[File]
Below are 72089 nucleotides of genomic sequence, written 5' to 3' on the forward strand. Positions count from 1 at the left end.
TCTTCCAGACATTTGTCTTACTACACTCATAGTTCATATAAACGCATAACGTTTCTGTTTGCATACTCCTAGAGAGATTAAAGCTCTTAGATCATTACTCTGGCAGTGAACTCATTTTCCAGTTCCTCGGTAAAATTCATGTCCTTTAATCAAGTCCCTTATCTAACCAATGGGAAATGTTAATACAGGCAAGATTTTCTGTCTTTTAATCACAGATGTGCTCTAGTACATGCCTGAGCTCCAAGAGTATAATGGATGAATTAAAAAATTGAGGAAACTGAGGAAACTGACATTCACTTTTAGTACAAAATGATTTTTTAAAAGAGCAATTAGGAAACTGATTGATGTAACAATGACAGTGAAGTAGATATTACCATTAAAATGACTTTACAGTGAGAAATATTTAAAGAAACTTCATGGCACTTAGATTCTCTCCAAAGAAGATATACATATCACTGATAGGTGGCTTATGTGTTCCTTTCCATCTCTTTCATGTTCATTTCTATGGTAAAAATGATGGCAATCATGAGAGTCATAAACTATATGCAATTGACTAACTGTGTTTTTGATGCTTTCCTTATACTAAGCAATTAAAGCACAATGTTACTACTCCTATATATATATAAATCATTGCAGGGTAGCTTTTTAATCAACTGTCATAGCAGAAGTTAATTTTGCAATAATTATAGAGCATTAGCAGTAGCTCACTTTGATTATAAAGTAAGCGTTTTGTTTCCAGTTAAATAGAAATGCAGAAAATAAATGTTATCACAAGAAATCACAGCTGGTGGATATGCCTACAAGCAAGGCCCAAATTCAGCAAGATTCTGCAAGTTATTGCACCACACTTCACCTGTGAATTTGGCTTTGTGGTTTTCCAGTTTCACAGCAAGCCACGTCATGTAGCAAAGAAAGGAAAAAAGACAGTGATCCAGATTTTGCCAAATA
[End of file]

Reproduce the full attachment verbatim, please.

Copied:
Below are 72089 nucleotides of genomic sequence, written 5' to 3' on the forward strand. Positions count from 1 at the left end.
TCTTCCAGACATTTGTCTTACTACACTCATAGTTCATATAAACGCATAACGTTTCTGTTTGCATACTCCTAGAGAGATTAAAGCTCTTAGATCATTACTCTGGCAGTGAACTCATTTTCCAGTTCCTCGGTAAAATTCATGTCCTTTAATCAAGTCCCTTATCTAACCAATGGGAAATGTTAATACAGGCAAGATTTTCTGTCTTTTAATCACAGATGTGCTCTAGTACATGCCTGAGCTCCAAGAGTATAATGGATGAATTAAAAAATTGAGGAAACTGAGGAAACTGACATTCACTTTTAGTACAAAATGATTTTTTAAAAGAGCAATTAGGAAACTGATTGATGTAACAATGACAGTGAAGTAGATATTACCATTAAAATGACTTTACAGTGAGAAATATTTAAAGAAACTTCATGGCACTTAGATTCTCTCCAAAGAAGATATACATATCACTGATAGGTGGCTTATGTGTTCCTTTCCATCTCTTTCATGTTCATTTCTATGGTAAAAATGATGGCAATCATGAGAGTCATAAACTATATGCAATTGACTAACTGTGTTTTTGATGCTTTCCTTATACTAAGCAATTAAAGCACAATGTTACTACTCCTATATATATATAAATCATTGCAGGGTAGCTTTTTAATCAACTGTCATAGCAGAAGTTAATTTTGCAATAATTATAGAGCATTAGCAGTAGCTCACTTTGATTATAAAGTAAGCGTTTTGTTTCCAGTTAAATAGAAATGCAGAAAATAAATGTTATCACAAGAAATCACAGCTGGTGGATATGCCTACAAGCAAGGCCCAAATTCAGCAAGATTCTGCAAGTTATTGCACCACACTTCACCTGTGAATTTGGCTTTGTGGTTTTCCAGTTTCACAGCAAGCCACGTCATGTAGCAAAGAAAGGAAAAAAGACAGTGATCCAGATTTTGCCAAATA